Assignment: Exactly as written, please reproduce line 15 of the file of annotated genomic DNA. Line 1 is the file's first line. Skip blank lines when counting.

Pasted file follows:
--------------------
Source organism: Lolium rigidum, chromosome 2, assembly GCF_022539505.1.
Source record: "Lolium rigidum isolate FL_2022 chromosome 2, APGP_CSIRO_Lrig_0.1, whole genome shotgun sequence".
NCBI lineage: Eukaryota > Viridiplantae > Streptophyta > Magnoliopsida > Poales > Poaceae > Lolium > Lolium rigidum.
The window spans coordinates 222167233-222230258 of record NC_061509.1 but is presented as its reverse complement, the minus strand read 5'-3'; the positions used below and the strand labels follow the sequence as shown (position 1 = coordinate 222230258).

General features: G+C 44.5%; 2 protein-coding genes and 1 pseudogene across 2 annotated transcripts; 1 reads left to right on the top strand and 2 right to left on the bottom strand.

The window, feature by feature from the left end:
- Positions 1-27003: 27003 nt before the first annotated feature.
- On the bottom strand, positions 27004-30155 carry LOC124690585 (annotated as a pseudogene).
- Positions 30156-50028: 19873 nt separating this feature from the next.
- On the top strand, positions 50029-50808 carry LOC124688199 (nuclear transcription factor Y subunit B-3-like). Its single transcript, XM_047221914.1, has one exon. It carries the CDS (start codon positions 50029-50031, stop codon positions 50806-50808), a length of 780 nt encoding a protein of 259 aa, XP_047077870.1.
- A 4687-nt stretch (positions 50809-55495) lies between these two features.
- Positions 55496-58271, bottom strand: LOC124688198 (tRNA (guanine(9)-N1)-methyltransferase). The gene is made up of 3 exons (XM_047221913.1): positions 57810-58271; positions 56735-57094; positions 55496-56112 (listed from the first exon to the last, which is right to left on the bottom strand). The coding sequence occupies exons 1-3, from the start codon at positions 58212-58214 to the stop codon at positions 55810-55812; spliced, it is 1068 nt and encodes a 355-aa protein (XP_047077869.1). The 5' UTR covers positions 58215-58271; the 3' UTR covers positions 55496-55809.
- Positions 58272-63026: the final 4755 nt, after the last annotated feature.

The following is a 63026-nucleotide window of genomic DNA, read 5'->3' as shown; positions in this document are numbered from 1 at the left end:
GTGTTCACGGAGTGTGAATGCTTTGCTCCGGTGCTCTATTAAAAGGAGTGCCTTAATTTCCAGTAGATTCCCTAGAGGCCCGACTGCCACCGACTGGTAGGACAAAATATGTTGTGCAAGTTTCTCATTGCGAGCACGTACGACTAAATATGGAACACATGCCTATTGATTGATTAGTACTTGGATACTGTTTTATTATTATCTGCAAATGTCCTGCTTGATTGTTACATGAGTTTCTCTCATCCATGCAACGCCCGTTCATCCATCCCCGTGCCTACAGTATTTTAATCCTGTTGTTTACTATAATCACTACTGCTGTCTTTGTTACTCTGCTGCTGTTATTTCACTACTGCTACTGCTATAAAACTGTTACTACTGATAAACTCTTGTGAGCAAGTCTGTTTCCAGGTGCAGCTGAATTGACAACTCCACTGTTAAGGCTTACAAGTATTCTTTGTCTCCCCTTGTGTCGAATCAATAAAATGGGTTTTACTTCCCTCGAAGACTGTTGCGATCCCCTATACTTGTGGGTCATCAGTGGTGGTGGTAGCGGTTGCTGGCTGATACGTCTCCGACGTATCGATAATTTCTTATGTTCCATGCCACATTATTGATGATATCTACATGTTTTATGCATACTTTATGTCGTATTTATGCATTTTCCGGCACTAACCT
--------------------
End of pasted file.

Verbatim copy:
GTGTTCACGGAGTGTGAATGCTTTGCTCCGGTGCTCTATTAAAAGGAGTGCCTTAATTTCCAGTAGATTCCCTAGAGGCCCGACTGCCACCGACTGGTAGGACAAAATATGTTGTGCAAGTTTCTCATTGCGAGCACGTACGACTAAATATGGAACACATGCCTATTGATTGATTAGTACTTGGATACTGTTTTATTATTATCTGCAAATGTCCTGCTTGATTGTTACATGAGTTTCTCTCATCCATGCAACGCCCGTTCATCCATCCCCGTGCCTACAGTATTTTAATCCTGTTGTTTACTATAATCACTACTGCTGTCTTTGTTACTCTGCTGCTGTTATTTCACTACTGCTACTGCTATAAAACTGTTACTACTGATAAACTCTTGTGAGCAAGTCTGTTTCCAGGTGCAGCTGAATTGACAACTCCACTGTTAAGGCTTACAAGTATTCTTTGTCTCCCCTTGTGTCGAATCAATAAAATGGGTTTTACTTCCCTCGAAGACTGTTGCGATCCCCTATACTTGTGGGTCATCAGTGGTGGTGGTAGCGGTTGCTGGCTGATACGTCTCCGACGTATCGATAATTTCTTATGTTCCATGCCACATTATTGATGATATCTACATGTTTTATGCATACTTTATGTCGTATTTATGCATTTTCCGGCACTAACCT